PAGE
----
Road work in Michigan has become more about quick fixes than long-term repairs as the state balances the scope of construction projects with the dwindling funds necessary to carry them out.
Beginning Oct. 1 and stretching into the 2015 fiscal year, state transportation officials expect a reduction of more than $700 million annually in highway program funds due to a drop in state revenue and predictions that Michigan will not be able to put up enough matching money to secure all available federal aid unless it takes steps to raise revenue.
Roads and bridges built to last 20 years, 50 years and even longer are deteriorating across the country, leaving Michigan and many other states to do more patch work because long-term repairs are too expensive.
“Chip and seal. That’s the only way to try and repair roads in the short term,” said state Minority House leader Richard Hammel, a Democrat from Flushing. “That is just a temporary fix and it tears the heck out of cars and trucks.
“It’s a good sign that the feds are still willing to put money into our infrastructure. We have to step up.”
Michigan’s Five-Year Transportation Program projects the state will have just over $6 billion to invest in highway, aviation, bus, rail and marine programs during that period. Half is earmarked for system preservation through the repair and maintenance of roads and bridges.
But to match all available federal aid, $120 million to $160 million more in state revenue is needed each fiscal year beginning Oct. 1.
“We need to take better care of, and spend, our money more wisely. That will help offset the lack of funding,” said Mike Kowall, vice chairman of the state Senate Transportation Committee. “I was always taught you never go with the low bid. The state has been going with the low bid. Could it be that we need to examine the type of concrete, type of materials that are going into our roads?”
Kowall, a Republican from Oakland County’s White Lake Township, said the state is getting less revenue from its 19-cent-per-gallon gasoline tax dedicated to transportation projects. Lawmakers in Lansing are examining a possible pilot program that would tax miles traveled instead of a per-gallon tax. Available technology in cell phones and GPS systems would work with specialized gas pumps to determine the number of miles traveled, he said.
It would be directed by region, so Southeast Michigan would receive more tax dollars for road work than parts of the state that are less traveled, Kowall added.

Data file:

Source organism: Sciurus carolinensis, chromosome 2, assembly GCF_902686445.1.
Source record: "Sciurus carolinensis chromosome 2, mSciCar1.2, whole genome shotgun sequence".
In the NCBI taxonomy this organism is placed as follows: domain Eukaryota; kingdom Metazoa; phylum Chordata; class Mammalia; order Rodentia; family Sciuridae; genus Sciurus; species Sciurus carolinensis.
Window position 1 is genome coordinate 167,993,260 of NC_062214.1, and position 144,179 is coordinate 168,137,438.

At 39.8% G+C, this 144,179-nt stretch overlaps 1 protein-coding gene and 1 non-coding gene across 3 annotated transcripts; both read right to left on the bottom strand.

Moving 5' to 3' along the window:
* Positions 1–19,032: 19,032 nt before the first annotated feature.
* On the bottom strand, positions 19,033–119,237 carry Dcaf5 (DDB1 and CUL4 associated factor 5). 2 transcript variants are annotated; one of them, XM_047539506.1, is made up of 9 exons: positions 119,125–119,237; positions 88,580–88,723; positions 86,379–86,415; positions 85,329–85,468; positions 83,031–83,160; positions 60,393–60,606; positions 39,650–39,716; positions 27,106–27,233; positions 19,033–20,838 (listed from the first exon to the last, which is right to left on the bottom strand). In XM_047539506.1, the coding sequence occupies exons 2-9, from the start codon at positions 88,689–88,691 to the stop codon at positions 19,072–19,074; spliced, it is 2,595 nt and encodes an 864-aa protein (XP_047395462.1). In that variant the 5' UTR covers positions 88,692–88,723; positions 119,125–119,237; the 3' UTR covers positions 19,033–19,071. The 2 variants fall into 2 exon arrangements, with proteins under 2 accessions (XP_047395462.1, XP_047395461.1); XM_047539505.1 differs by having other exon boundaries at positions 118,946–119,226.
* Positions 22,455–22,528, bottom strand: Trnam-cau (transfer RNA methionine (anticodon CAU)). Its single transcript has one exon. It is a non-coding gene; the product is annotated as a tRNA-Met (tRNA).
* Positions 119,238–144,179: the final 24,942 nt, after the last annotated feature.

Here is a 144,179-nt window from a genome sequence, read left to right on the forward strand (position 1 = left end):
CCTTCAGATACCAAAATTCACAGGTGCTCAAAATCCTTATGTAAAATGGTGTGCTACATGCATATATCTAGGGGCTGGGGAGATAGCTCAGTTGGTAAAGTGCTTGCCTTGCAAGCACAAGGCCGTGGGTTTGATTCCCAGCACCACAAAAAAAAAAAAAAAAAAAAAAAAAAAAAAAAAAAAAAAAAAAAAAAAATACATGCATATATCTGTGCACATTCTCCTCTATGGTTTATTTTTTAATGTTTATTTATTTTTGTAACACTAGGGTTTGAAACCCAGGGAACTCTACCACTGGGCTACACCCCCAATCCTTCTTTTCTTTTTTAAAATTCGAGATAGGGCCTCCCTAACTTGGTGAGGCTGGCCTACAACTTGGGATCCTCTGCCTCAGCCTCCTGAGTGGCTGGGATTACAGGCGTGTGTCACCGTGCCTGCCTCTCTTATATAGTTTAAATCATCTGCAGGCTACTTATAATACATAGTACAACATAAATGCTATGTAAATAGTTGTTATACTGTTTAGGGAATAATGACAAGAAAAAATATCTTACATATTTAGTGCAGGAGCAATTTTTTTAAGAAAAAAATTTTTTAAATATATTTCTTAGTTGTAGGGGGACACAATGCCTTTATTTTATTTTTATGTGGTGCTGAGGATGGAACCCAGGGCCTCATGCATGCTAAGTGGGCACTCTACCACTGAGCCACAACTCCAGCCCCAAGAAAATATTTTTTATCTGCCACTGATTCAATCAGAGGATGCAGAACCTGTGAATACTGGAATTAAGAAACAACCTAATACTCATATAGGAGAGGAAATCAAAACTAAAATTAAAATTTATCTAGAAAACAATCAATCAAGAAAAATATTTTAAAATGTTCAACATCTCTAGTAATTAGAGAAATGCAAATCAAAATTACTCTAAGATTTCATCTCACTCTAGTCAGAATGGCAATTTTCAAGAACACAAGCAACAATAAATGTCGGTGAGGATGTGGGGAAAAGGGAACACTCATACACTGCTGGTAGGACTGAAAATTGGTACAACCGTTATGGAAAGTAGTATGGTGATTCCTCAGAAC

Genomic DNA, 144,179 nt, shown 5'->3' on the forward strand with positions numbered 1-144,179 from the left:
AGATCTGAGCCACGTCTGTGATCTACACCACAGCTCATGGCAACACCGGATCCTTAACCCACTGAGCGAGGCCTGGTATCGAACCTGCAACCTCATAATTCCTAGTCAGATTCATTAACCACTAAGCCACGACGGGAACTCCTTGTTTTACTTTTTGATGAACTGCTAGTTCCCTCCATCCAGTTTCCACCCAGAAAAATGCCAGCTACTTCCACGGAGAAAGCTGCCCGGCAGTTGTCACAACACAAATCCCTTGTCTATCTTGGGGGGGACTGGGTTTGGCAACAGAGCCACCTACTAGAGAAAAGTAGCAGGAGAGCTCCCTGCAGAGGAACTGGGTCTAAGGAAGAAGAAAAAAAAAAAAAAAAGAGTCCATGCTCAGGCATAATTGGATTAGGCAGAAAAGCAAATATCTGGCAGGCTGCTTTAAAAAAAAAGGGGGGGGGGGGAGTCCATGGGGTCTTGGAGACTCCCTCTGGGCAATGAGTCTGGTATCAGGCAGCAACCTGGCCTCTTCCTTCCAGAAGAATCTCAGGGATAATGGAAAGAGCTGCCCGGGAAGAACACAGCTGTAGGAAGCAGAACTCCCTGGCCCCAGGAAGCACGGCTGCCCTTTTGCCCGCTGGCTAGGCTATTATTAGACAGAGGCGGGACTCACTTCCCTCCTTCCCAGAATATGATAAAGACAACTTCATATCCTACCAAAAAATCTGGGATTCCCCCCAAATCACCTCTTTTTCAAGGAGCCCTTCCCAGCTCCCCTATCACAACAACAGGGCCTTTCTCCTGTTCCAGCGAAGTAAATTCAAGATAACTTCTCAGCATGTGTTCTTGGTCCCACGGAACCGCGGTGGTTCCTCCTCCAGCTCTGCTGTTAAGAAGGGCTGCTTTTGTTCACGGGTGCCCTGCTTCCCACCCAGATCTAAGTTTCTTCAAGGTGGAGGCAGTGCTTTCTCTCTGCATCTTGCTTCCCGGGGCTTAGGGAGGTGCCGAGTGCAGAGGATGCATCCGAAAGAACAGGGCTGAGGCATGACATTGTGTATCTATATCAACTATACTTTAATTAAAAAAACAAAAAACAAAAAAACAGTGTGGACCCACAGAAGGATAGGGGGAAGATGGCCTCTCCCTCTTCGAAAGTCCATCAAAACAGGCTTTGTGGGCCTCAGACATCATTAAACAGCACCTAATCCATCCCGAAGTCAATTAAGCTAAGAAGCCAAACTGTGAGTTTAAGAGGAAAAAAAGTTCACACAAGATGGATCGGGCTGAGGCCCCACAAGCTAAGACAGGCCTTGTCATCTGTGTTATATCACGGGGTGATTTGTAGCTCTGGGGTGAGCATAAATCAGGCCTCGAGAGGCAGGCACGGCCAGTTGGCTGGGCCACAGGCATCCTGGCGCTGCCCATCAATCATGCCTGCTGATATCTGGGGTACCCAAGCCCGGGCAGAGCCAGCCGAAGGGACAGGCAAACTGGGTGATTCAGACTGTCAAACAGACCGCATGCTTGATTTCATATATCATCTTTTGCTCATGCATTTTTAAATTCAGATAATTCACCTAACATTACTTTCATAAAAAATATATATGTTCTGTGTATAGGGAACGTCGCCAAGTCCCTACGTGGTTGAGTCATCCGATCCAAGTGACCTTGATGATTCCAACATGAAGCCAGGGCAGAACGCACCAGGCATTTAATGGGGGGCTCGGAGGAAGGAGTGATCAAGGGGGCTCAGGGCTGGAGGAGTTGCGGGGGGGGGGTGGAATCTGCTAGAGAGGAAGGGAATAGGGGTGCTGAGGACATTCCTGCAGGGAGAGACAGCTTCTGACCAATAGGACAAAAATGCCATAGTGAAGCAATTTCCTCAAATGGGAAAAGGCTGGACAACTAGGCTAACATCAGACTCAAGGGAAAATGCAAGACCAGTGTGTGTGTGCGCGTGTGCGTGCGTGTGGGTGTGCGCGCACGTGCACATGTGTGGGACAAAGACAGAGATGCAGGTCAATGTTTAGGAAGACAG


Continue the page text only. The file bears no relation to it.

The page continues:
“Right now, all money is thrown into a pot and everybody fights over it,” he said.
Business and road-building groups have called on legislators to raise the state gasoline and diesel taxes or vehicle registration fees or place a tax on wholesale gasoline sales to raise more money for roads and bridges, but lawmakers have been reluctant to raise taxes or fees.
Problems are worse in Detroit, other large cities and heavily populated counties where the daily wear and tear on overly used streets and highways have left many scarred and gouged. Roads and bridges in some less-populated areas, like Michigan’s Upper Peninsula, are a little better off, although some big projects have been pushed out a few years.
“A lot of our roads up here are made of asphalt instead of concrete,” said James Lake, a spokesman for the Michigan Department of Transportation, referring to the UP. “It’s a little less expensive and easier to keep those roads maintained. We’ve been using more short-term fixes – what we would call overlays. We’re not fixing these roads to last decades, necessarily, but fixes that will get us another seven to 10 years.”
A year ago, lawmakers had to cobble together a last-minute mix of short-term notes, driver’s license fees and savings from other areas to raise $84 million needed to qualify for $492 million in federal funds after gasoline tax revenues weren’t enough to win the entire federal match.
Michigan might get some help in coming years to find the funds needed to unlock its federal match through a plan to build a new commuter bridge between Detroit and Windsor, Ontario.
Canadian officials have been pushing for the new international span, which could compete with the privately-owned Ambassador Bridge. Government officials in Canada have pledged to give Michigan nearly $500 million to cover the state’s costs for the plaza leading to the bridge on the Detroit side. Federal transportation officials have said Michigan can use that money as matching funds for federal dollars, enabling the state to spend $1.3 billion on transportation in the budget year that starts Oct. 1.
“The matching money from the bridge is a way of leveraging more money,” Hammel said. “For us, we’re sitting here where we don’t have the revenue to fix the roads or the bridges crumbling around us.”
Not all in Lansing are ready to accept a big check from Canada, however.
Last year the House, then controlled by Democrats, approved the bridge project along with the Canadian money. The GOP-controlled Senate voted it down.
Republicans now control both chambers, and GOP Gov. Rick Snyder is finding the bridge project a hard sell among members of his own party.
Wayne County Commissioner Kevin McNamara thinks the answer to the road repair funding crisis may be to take the state out of the equation by allowing local governments to come up with a general fund match to capture federal dollars.
“We’re all going to have to tell the state that ‘we don’t like what you’re doing to our roads, and if you are not going to fix them then we are going to have to leapfrog you,”‘ said McNamara, a Democrat from Canton Township, west of Detroit. “You will find that about 75 percent of local road millage taxes get passed in Michigan. But in the Legislature, the first commandment is ‘no new taxes.”‘
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